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Charlotte Hornets' defense anchored by contesting spot-up jump shots

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The Hornets' defense has been rock solid this year, thanks in large part to their ability to keep teams from shooting high percentages of spot-up shots.

Jeremy Brevard-USA TODAY Sports

The Charlotte Hornets have always had a defense near the top of the league in defensive efficiency under head coach Steve Clifford's tenure. This season has been no different, with the team currently ranking in the top ten on the defensive end.

One of the things that Charlotte has made sure to do in order to bring about a successful defense is hold teams to bad shooting percentages from three. With the NBA trending more and more towards an era that encourages 3-point shooting, having a team that can keep teams in check from deep will help against this revolution.

The spot-up 3-pointer is the easiest three to take because it doesn't require much effort. According to Synergy Sports, the Hornets have the fourth-lowest points per possession allowed on spot-up attempts. This is due to their ability to get out of those shooters. According to Synergy, the Hornets have the third-highest amount of guarded catch and shoot attempts in the league, showing that they are closing the air space of the shooters when teams swing the ball to the open man.

A big part of this success has come in the Hornets' ability execute their defensive scheme to perfection. Their principles and rotations are spot on and help them to bother teams when they are trying to run their offense. Take this possession from the Memphis Grizzlies as an example.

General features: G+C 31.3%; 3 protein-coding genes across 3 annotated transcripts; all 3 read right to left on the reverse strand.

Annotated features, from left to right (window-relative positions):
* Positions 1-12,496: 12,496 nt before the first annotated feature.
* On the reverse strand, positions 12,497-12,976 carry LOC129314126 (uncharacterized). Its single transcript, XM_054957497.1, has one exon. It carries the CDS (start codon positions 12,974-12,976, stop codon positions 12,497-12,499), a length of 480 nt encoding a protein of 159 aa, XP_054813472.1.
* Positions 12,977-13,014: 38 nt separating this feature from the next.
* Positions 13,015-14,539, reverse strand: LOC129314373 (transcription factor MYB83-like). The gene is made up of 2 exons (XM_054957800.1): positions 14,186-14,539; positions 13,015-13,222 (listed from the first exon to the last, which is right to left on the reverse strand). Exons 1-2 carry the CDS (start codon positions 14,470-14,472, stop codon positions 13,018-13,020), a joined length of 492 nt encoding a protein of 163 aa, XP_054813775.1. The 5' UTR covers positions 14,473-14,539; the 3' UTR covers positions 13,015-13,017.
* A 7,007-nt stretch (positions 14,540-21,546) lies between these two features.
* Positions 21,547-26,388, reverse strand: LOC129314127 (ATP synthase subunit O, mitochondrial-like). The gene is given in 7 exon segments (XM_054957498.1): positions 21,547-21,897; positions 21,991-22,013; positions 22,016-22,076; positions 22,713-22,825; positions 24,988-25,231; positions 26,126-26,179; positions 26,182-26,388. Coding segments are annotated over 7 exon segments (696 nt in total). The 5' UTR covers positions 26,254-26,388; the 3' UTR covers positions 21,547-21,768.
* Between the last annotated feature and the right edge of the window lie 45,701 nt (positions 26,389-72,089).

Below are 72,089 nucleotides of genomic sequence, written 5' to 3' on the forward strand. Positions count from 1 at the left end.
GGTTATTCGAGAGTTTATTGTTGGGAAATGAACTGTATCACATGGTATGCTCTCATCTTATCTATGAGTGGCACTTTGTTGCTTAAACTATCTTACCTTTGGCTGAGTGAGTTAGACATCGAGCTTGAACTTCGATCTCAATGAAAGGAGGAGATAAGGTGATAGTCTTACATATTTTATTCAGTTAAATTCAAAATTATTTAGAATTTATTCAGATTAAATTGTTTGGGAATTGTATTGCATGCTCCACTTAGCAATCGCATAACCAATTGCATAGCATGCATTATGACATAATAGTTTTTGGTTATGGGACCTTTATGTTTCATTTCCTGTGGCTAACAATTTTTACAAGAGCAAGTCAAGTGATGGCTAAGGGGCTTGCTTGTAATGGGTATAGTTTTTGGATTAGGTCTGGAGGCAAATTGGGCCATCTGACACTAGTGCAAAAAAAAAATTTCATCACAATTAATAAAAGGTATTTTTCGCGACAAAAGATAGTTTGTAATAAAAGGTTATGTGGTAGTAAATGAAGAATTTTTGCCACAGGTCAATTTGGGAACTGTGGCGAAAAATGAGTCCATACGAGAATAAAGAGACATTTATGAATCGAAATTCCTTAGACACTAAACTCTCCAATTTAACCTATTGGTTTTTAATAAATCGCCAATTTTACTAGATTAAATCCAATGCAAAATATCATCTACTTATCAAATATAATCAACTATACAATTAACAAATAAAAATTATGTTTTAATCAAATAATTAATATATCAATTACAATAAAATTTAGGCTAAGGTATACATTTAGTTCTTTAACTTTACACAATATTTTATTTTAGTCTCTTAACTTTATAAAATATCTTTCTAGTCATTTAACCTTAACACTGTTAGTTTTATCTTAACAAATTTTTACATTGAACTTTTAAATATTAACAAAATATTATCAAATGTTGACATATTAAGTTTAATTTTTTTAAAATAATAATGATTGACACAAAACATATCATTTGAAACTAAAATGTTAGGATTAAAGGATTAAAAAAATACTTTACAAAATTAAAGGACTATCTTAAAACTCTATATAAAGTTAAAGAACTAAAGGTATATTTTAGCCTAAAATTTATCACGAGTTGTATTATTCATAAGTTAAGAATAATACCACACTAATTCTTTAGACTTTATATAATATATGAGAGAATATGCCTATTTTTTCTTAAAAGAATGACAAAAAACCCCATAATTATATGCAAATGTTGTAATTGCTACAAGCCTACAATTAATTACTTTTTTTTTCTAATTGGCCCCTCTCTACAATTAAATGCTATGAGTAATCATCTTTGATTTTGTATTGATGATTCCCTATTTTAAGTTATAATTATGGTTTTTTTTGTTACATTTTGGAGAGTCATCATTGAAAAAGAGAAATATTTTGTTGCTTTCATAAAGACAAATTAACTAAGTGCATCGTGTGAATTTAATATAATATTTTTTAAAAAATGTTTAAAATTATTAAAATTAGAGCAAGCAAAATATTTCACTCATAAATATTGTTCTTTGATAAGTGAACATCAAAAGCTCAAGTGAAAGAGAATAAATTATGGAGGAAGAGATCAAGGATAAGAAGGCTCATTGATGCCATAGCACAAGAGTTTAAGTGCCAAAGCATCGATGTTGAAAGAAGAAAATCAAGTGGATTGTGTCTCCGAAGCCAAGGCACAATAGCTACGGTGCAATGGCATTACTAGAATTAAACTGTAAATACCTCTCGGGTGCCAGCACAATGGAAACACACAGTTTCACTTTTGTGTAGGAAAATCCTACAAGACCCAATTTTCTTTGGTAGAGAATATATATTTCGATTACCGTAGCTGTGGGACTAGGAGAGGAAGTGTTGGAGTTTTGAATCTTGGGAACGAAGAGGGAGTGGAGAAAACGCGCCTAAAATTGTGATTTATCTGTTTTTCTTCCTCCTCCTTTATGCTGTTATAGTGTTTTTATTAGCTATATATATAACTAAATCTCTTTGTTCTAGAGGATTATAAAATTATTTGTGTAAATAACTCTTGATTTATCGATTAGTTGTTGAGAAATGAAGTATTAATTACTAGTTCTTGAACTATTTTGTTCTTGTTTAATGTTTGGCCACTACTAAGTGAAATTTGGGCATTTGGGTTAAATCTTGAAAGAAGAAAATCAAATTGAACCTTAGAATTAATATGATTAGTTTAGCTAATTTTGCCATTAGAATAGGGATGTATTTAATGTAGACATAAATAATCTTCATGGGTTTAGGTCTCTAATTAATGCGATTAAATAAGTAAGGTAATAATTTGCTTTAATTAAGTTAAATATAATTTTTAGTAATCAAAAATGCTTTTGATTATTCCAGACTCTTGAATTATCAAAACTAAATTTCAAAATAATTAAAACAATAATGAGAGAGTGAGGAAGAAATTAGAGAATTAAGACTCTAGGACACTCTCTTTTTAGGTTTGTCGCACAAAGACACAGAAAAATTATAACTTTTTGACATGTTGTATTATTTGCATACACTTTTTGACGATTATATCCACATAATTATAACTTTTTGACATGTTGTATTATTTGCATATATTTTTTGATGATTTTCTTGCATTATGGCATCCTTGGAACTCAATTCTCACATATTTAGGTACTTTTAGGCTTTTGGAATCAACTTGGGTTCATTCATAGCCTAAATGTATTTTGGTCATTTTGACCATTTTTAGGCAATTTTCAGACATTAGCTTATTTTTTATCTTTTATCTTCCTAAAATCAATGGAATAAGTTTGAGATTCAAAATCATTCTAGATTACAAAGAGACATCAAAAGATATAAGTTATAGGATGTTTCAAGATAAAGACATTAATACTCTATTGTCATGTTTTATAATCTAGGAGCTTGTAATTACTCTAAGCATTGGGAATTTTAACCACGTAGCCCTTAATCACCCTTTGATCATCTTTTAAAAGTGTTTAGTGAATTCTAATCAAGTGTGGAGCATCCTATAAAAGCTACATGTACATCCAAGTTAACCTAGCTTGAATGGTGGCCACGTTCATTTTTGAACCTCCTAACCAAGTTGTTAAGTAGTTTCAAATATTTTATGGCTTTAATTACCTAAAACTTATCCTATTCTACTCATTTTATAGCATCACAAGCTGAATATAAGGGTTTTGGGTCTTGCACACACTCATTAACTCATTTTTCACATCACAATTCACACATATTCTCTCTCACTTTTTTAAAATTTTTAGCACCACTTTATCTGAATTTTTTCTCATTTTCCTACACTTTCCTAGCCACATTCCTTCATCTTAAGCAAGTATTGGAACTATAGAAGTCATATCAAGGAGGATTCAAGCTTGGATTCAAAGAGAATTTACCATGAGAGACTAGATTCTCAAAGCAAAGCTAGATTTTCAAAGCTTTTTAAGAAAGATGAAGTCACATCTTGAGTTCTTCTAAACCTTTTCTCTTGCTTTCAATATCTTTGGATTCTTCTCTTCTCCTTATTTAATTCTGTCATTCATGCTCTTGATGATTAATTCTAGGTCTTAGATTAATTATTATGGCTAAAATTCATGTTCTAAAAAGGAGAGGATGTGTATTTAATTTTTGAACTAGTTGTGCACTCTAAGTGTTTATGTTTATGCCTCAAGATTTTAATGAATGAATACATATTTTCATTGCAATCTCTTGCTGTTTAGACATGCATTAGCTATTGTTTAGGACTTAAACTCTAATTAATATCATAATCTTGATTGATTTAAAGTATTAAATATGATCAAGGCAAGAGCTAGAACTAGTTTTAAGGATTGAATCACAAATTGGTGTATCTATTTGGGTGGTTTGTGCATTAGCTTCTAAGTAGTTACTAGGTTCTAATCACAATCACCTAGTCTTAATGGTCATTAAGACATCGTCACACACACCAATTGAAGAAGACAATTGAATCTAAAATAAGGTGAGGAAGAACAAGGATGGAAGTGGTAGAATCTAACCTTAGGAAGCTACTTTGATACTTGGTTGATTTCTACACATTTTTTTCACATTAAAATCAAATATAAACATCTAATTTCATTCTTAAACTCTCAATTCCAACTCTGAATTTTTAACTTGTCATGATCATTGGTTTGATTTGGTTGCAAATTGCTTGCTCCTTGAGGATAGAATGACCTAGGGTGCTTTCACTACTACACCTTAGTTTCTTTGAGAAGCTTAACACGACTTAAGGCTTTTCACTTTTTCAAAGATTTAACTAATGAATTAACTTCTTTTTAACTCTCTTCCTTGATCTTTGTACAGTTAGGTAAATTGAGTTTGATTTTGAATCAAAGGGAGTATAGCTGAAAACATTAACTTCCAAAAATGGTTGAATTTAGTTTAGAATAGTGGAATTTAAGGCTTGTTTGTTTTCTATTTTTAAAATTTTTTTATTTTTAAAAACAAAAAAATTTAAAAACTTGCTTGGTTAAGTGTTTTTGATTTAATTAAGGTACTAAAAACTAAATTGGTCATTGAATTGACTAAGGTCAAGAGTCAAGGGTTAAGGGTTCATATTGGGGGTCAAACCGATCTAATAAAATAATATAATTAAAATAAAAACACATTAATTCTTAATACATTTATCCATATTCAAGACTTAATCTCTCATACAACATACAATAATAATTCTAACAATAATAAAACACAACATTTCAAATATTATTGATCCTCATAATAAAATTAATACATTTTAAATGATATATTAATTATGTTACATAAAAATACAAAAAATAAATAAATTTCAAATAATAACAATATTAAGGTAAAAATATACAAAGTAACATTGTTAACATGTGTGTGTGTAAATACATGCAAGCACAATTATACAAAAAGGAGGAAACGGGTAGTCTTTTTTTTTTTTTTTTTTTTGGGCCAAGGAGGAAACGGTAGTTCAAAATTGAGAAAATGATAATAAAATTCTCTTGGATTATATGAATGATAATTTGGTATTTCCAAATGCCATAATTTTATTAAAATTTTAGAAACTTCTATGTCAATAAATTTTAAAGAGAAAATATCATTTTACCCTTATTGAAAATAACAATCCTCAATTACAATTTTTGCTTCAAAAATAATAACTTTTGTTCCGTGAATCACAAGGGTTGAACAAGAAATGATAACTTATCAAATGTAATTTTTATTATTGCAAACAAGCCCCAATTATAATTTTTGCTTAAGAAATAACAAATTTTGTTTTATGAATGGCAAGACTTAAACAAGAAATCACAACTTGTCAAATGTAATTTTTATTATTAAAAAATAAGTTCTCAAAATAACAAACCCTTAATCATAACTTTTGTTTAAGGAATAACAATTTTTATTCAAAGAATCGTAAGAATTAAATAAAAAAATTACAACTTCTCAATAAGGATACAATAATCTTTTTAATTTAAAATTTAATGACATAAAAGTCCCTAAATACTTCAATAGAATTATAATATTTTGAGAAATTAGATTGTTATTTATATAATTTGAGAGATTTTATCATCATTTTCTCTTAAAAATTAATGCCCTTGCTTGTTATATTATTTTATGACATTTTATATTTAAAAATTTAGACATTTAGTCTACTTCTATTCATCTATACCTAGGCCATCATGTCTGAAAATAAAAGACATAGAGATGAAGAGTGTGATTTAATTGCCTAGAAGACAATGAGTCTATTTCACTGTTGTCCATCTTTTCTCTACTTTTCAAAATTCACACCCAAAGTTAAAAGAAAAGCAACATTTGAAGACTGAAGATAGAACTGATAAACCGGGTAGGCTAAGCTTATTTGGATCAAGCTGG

Teams try to use a ball screen to try and generate an advantage. The goal is to get another defender to commit to guarding the pick and roll in order to create an opening for a shooter. Courtney Lee in the middle of that possession is going to get a ball screen from Marc Gasol. In order to stop Gasol rolling to the rim, Marvin Williams has to come help off of his man, Matt Barnes. This is called "chucking the roller."

Now when the ball is swung to Barnes from Lee, Williams doesn't have enough time to recover and contest the open look. This is where the next piece of the puzzle comes in to play. Kemba Walker is currently in help on his man, Mike Conley. Since Williams went to help in the pick and roll, it is Walker's job to essentially guard two players at the same time, the open man in Barnes and his man in Conley. Walker is going to make Barnes think about shooting the shot twice by performing a "stunt." This is just a simple step or two towards Barnes to make him think about shooting it or not.

Once Walker stunts, he has to retreat back to his man in order to stop Conley from getting an open shot. Barnes hesitates, meaning that Walker has done his job. When Barnes hesitates, it gives Williams just enough extra time to get back and contest the shot and force a miss. Here it is again, all in one beautifully executed sequence.

This requires so much attention to detail, practice, and preparation. Contesting open shooters is no easy task and Clifford has gotten these guys to play extremely hard and stay locked in on the defensive end, despite not having what most people would consider to be long and active defenders individually.